- The auth server returns a failure, 403. The user's credentials were incorrect.
- Instead of logging an error and returning a 500, the application returns a 401 to the user, telling them that the email and password combination weren't found.
In the case above, the application knows that the user credentials were incorrect (401). Its logical path switched based on that information. Instead of continuing on to fetch user information, it returns early, informing the user that the credentials were incorrect. But it doesn't log an error message. The application maintainer doesn't need to know that the user had incorrect credentials, because there's nothing the application maintainer can do about that. (It's probably good to log the number of incorrect credential responses, however. If there's a sudden surge in 401 responses, it could by symptomatic of a bug in the application logic, or of data loss).
On knowing when and what to log
How does a programmer know if she is at a point in the code where logging would be helpful? Should she add a log when the database fails? or when the function in controller X that calls the database returns a failure? Or in the controller that calls controller X?
She should log as much information as is necessary to inform future-programmer what needs to be fixed if she finds those logs.
For example, finding this log might not be very helpful:
[ERROR] POST /users/login DecodeError: expected "id" but found 'undefined'
Looks like the decoding failed for some call to the database, but it isn't clear which call failed. In this case, she'd probably want to provide more information about the failure:
[ERROR] POST /users/login DecodeError: expected "id" but found 'undefined' Failed while trying to fetch the user's primary journal from the journal store
In this case, the programmer has logged both when the decoding error has happened, since she knows that standalone decoder errors are hard to track down, and she has made a log in the controller that tried to make the call. Now she knows which database call is getting the unexpected data, and that the problem lies in the decoder receiving an object without an 'id' attribute, though it was expected to have one.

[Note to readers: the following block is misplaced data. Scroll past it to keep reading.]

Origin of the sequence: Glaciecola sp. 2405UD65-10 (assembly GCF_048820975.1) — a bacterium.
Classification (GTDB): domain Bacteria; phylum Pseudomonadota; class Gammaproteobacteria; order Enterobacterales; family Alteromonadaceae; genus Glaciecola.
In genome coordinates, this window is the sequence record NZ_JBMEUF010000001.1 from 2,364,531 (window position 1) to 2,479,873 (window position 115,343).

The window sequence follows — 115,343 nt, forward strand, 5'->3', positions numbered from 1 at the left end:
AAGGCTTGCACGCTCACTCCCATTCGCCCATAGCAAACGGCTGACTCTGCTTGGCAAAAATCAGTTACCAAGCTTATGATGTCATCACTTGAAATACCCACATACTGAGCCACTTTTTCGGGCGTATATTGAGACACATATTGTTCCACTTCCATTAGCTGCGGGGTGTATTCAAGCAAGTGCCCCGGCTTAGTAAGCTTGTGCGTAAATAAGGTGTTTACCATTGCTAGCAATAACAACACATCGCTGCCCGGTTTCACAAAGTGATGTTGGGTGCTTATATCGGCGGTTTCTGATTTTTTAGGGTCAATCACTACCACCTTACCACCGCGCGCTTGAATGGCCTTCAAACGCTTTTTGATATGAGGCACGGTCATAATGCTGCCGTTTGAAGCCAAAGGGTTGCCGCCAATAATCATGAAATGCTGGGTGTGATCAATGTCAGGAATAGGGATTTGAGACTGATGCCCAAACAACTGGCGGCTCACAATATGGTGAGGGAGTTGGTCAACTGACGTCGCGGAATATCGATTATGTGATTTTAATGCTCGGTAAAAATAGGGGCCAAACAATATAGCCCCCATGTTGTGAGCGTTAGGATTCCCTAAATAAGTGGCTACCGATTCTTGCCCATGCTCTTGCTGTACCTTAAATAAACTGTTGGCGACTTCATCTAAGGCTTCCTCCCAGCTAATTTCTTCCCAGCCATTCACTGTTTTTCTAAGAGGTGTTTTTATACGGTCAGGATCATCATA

On Connecting Logs From a Request
This can be a complex topic, and deserves its own post. But in short, the programmer needs a unique ID for each request that can be added to each log resulting from that request.
In a blocking language that runs one request per thread, a request ID can be assigned to the thread's global memory, and read from any of the code in that thread. But Node.js is single-threaded, so we can't use that trick.
There are a few approaches solving this problem in Node.js:
- Continuation local storage This approach attempts to assign data to memory in a function that is added to the call stack right at the beginning of the request, and allow all code triggered from that function access to the same memory. It's a nice idea, but reportedly loses the context relatively easily when external libraries are used.
- Passing an object down to all functions In this approach, the programmer makes a logger instance that prefixes any logs with the request ID when the request starts, and passes down that logger instance to all functions that are called during the lifetime of the request. Any logs that are written during the request use the logger instance that was passed down. This approach is simple and straightforward, but messy and painful to execute.
- Passing logs up from all functions This is like the previous approach, except logs are collected during the execution of the request and passed upward. When the request finishes, a middleware writes out all the logs at once with their respective timestamps, and with the request ID. This approach can also be heavy-handed, but creative use of data types can clean it up a bit.
The way errors are logged or handled in a server application can make or break developer's the maintenance experience. An principled approach to error handling is required to allow developers to quickly find and fix server errors. Ideally this approach:
- Separates logging from failed operations
- Logging is for developers
- Failure data is for applications and users
- Groups all logs for a request together with a unique request ID, allowing the developer to see the logical progression of events in a single request
In Reason, the
Result data type is great for transforming failures into usable data when needed. Grouping logs together for one request isn't a terribly easy thing to do right now. It seems like the developer will have to choose relative unreliability, or more complex code.